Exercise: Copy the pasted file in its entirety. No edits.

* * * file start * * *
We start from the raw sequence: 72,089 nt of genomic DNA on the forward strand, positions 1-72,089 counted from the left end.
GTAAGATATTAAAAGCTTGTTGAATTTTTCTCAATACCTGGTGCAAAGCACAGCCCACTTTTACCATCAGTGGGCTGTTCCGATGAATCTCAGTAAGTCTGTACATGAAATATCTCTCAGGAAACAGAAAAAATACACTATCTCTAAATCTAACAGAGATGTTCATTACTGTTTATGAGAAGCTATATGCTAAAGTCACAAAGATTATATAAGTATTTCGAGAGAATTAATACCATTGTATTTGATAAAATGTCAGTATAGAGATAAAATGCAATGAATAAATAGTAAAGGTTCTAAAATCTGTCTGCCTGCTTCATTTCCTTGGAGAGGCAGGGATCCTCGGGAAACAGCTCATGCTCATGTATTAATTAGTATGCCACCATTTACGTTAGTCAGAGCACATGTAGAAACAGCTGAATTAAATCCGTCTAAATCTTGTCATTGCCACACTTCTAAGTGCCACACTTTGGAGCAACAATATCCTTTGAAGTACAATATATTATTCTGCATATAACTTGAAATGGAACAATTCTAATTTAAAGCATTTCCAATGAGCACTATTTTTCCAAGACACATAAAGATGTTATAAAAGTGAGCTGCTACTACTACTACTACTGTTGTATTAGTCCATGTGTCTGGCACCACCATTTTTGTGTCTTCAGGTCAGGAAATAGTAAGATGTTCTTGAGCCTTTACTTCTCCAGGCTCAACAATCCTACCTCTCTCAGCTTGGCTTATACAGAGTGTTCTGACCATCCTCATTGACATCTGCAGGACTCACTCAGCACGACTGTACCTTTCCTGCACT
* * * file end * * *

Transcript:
We start from the raw sequence: 72,089 nt of genomic DNA on the forward strand, positions 1-72,089 counted from the left end.
GTAAGATATTAAAAGCTTGTTGAATTTTTCTCAATACCTGGTGCAAAGCACAGCCCACTTTTACCATCAGTGGGCTGTTCCGATGAATCTCAGTAAGTCTGTACATGAAATATCTCTCAGGAAACAGAAAAAATACACTATCTCTAAATCTAACAGAGATGTTCATTACTGTTTATGAGAAGCTATATGCTAAAGTCACAAAGATTATATAAGTATTTCGAGAGAATTAATACCATTGTATTTGATAAAATGTCAGTATAGAGATAAAATGCAATGAATAAATAGTAAAGGTTCTAAAATCTGTCTGCCTGCTTCATTTCCTTGGAGAGGCAGGGATCCTCGGGAAACAGCTCATGCTCATGTATTAATTAGTATGCCACCATTTACGTTAGTCAGAGCACATGTAGAAACAGCTGAATTAAATCCGTCTAAATCTTGTCATTGCCACACTTCTAAGTGCCACACTTTGGAGCAACAATATCCTTTGAAGTACAATATATTATTCTGCATATAACTTGAAATGGAACAATTCTAATTTAAAGCATTTCCAATGAGCACTATTTTTCCAAGACACATAAAGATGTTATAAAAGTGAGCTGCTACTACTACTACTACTGTTGTATTAGTCCATGTGTCTGGCACCACCATTTTTGTGTCTTCAGGTCAGGAAATAGTAAGATGTTCTTGAGCCTTTACTTCTCCAGGCTCAACAATCCTACCTCTCTCAGCTTGGCTTATACAGAGTGTTCTGACCATCCTCATTGACATCTGCAGGACTCACTCAGCACGACTGTACCTTTCCTGCACT